Peter Emanuel Roos

Senior Member
Don't forget that AVI is not a format, but more a data wrapper. I guess the same actually applies to QuickTime. The codec that you select to compress the individual frames is the most important.

For my use on the PC platform, I once bought the XP version of the Indeo codec, which works best for me.

DivX may be great for just compressing and playing back movies, but it will give you serious backtracking and syncing problems, probably because it uses keyframes sparsely.

I never got an acceptable quality/size ratio with Mpeg.
 

Ned Bouhalassa

Senior Member
For my tv work, I still mostly use the old-style VHS system, and have a PAL/NTSC international player by Samsung. I use Emagic's Unitor 8 + Logic, and it's pretty solid. I did a feature a couple of years ago using Quicktime, and I loved the non-linear aspect of that, but 2 things make me want to stay with VHS for now:

1. I only have one screen, albeit a 22" Apple cinema, and I need all the space for big instruments like RMX.

2. I want to save the cpu for playing back all those great samples and softsynths!

I just really like my compromise between power and physical clutter. One computer (G5 dual) + one computer screen keep me happy.
 

Dr.Quest

Senior Member
For the last few years I've been using Quicktime. I can't imagine going back to linear tape sync. In the mid nineties I got a DC Miro 20 card and digitized my own Quicktimes with Adobe Premiere. Now, since most of the things I do are animations that start life in Flash or some 3d program, I make the QT's direct in the computer.
I've been experimenting with a codec called Sheer, that give full rez picture are reduced CPU load. Very sharp and clear. (The files can still be quit large.
I use Final Cut to edit picture if I need to.
J
 

Scott Cairns

Senior Member
Ive sent picture out to a TV full screen via Vegas firewire. But its still too clunky for my liking. (like locking your sequencer to Vegas)

These days I maximise the video picture on the right hand monitor inside Cubase.

I actually did mention to Max once (FX-Max) that it would be good to have a kind of FX-teleport for Video. It would be ideal to run video off a seperate machine and stream it over CAT6 cable to the host. The compression and CPU load could be handled by the slave machine.

I might have to ask Max again about the possibilities.
 

José Herring

Senior Member
I'm pulling my hair out.

I got a DVD ripper--Easy DVD Ripper--to rip my films that are now being delivered on DVD. THE .AVI FILES PLAY SLOWER THAN THE ORIGINAL MATERIAL. Has anybody ever experienced this before? Is there a fix for this?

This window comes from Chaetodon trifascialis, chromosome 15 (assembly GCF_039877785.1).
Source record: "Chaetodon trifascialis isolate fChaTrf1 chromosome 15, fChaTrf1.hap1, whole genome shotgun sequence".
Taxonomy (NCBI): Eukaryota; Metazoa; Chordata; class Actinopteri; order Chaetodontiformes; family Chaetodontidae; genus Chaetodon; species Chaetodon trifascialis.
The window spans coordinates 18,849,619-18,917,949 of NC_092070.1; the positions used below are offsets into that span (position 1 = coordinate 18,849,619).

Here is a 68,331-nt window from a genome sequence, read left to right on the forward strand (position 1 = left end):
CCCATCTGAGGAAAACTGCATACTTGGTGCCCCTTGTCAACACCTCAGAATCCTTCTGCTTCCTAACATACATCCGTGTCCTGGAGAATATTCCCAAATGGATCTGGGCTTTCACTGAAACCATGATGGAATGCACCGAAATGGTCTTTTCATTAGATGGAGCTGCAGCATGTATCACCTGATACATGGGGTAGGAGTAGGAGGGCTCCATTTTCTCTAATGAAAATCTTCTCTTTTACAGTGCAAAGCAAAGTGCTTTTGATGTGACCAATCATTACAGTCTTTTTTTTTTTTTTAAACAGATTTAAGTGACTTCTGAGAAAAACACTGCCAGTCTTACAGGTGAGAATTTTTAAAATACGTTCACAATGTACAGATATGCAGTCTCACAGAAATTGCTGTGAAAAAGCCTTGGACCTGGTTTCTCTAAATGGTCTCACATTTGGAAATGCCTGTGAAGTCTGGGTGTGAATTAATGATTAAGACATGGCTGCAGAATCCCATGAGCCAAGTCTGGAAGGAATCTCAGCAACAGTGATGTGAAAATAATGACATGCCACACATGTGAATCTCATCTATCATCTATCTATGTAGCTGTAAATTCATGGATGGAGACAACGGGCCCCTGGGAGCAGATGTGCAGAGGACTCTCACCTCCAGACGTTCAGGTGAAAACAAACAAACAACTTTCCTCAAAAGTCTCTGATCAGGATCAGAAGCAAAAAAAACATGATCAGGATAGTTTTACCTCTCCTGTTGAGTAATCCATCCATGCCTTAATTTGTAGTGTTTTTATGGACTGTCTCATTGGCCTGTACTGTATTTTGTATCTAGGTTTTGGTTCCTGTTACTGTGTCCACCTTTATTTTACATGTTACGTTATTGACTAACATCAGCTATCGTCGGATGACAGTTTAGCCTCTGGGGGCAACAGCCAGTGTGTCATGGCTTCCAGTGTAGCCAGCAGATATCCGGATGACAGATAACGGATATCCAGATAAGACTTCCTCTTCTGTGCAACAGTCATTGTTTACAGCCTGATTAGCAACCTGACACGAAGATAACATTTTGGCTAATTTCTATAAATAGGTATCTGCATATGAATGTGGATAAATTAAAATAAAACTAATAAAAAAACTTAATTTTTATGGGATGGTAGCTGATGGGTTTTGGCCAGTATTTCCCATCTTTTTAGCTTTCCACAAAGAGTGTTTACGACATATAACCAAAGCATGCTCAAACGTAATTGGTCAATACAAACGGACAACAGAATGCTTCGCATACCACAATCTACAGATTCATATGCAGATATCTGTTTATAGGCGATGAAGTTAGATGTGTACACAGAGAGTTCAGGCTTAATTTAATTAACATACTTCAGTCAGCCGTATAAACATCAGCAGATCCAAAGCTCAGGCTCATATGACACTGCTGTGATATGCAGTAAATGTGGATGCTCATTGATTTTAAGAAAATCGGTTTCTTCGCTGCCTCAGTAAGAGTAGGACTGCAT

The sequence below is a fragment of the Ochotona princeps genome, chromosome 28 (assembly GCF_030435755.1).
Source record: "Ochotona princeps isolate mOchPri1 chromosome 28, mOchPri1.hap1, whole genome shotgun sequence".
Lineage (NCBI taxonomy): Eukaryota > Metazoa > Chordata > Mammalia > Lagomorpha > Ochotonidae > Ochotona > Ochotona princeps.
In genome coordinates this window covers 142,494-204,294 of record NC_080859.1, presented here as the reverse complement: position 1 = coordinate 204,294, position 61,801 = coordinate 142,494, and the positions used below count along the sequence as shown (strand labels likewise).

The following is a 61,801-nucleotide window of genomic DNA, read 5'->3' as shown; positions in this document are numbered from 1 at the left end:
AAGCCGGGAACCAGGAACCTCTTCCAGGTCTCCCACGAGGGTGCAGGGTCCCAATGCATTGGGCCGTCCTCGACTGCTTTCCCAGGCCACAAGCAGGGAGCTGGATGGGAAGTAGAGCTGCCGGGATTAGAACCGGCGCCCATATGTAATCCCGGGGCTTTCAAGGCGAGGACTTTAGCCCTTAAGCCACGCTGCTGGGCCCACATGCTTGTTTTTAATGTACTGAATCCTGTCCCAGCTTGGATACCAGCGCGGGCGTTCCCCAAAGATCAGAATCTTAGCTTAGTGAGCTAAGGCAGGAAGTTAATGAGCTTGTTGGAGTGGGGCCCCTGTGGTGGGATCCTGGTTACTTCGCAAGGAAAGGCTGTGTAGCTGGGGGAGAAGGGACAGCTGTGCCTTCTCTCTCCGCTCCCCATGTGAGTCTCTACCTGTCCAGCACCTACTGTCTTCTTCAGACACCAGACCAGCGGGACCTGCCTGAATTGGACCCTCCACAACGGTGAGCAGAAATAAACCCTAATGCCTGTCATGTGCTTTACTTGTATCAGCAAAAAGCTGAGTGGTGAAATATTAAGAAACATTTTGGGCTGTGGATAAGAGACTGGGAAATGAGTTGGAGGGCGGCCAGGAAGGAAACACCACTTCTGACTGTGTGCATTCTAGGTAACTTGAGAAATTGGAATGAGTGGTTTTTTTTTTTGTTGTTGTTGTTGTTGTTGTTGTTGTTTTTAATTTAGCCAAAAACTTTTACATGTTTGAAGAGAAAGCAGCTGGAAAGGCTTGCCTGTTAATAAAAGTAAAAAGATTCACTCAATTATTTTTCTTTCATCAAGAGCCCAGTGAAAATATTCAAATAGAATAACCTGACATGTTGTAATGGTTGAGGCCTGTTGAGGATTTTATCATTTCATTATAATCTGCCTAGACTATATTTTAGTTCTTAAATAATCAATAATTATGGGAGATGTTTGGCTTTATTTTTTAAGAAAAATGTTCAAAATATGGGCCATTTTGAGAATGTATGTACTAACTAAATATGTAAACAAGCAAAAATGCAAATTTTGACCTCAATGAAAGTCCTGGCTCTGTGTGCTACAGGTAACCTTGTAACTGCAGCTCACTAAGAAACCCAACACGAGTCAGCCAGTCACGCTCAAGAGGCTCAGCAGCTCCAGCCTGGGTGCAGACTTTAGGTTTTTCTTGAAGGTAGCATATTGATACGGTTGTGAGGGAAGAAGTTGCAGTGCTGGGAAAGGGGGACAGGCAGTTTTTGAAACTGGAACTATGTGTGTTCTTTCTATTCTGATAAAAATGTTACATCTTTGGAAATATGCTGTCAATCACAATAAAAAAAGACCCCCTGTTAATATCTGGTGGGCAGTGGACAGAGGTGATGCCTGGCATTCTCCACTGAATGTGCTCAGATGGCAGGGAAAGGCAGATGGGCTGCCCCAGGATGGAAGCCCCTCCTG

Thanks,

Jose
 

Dr.Quest

Senior Member
josejherring said:
I'm pulling my hair out.

I got a DVD ripper--Easy DVD Ripper--to rip my films that are now being delivered on DVD. THE .AVI FILES PLAY SLOWER THAN THE ORIGINAL MATERIAL. Has anybody ever experienced this before? Is there a fix for this?

Thanks,

Jose
It's the editors job to supply the sound designer/composer with picture to your specs. You should specify a picture format that works for you. If they supply something that slows you down they are going to blame you. There is no question about it.
Ask them for a format that works and insist on it. It's your reputation here that's on the line. Ripping picture from DVD's should not be the way to go UNLESS that is what works for you smoothly. If AVI works for you ask for that. Quicktime works for me and that's what I require. If it is sent on vhs with no timecode I charge the client to take it to a transfer house and do it right.
Just my thoughts on this.
J
 

Scott Cairns

Senior Member
Jose, sometimes the neatly compressed video clips with a small file size are a strain on the CPU when they playback.

Ive heard of guys running straight uncompressed video, the filesize is huge but it is dumped right after the project anyway.
 

Dr.Quest

Senior Member
I've had very good response using the Sheer Video codec avaiable here...
http://bitjazz.com/sheervideo/
They have a fully functional demo. Resave your movie using the Sheer codec after you install it. Large file size (but smaller then uncompressed)
but smooth playback. Try it a see what you think.
Cheers,
Jamie
 

fictionmusic

Active Member
I use a variety of formats. I still have two big sony Umatics (BVU-800 and the VO-5600) which I like a lot, mainly because of the computer power they leave free. I sometimes get stuff on VHS, and a more and more quicktimes.

I am always looking to improve the whole system and am thinking of using a seperate PC just for video. I need to learn more about it though, and the systems I already have are pretty stable (but if either of the U-matics crap out I am not going to get them fixed)